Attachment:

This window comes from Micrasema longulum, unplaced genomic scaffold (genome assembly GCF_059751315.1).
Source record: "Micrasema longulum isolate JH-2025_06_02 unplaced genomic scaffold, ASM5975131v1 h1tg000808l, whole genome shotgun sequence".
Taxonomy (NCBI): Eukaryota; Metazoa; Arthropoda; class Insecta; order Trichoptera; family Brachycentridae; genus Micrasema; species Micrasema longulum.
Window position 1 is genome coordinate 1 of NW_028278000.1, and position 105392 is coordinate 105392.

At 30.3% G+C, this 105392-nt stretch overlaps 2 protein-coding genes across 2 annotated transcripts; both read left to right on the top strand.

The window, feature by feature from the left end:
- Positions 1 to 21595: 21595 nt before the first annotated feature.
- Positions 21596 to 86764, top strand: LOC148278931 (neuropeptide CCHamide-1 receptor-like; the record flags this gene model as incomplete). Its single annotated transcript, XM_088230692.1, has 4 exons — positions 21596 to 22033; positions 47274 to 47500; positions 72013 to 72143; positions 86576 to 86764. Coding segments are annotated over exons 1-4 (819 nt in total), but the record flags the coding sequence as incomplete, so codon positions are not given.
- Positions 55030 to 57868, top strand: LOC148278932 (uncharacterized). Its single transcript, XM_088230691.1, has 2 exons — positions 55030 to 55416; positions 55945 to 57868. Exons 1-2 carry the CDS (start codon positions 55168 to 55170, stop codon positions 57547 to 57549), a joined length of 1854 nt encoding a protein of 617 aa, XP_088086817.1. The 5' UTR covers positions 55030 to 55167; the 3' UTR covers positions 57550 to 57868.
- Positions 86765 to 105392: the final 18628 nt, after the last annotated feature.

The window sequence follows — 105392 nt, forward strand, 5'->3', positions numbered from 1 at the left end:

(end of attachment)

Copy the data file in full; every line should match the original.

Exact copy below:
This window comes from Micrasema longulum, unplaced genomic scaffold (genome assembly GCF_059751315.1).
Source record: "Micrasema longulum isolate JH-2025_06_02 unplaced genomic scaffold, ASM5975131v1 h1tg000808l, whole genome shotgun sequence".
Taxonomy (NCBI): Eukaryota; Metazoa; Arthropoda; class Insecta; order Trichoptera; family Brachycentridae; genus Micrasema; species Micrasema longulum.
Window position 1 is genome coordinate 1 of NW_028278000.1, and position 105392 is coordinate 105392.

At 30.3% G+C, this 105392-nt stretch overlaps 2 protein-coding genes across 2 annotated transcripts; both read left to right on the top strand.

The window, feature by feature from the left end:
- Positions 1 to 21595: 21595 nt before the first annotated feature.
- Positions 21596 to 86764, top strand: LOC148278931 (neuropeptide CCHamide-1 receptor-like; the record flags this gene model as incomplete). Its single annotated transcript, XM_088230692.1, has 4 exons — positions 21596 to 22033; positions 47274 to 47500; positions 72013 to 72143; positions 86576 to 86764. Coding segments are annotated over exons 1-4 (819 nt in total), but the record flags the coding sequence as incomplete, so codon positions are not given.
- Positions 55030 to 57868, top strand: LOC148278932 (uncharacterized). Its single transcript, XM_088230691.1, has 2 exons — positions 55030 to 55416; positions 55945 to 57868. Exons 1-2 carry the CDS (start codon positions 55168 to 55170, stop codon positions 57547 to 57549), a joined length of 1854 nt encoding a protein of 617 aa, XP_088086817.1. The 5' UTR covers positions 55030 to 55167; the 3' UTR covers positions 57550 to 57868.
- Positions 86765 to 105392: the final 18628 nt, after the last annotated feature.

The window sequence follows — 105392 nt, forward strand, 5'->3', positions numbered from 1 at the left end: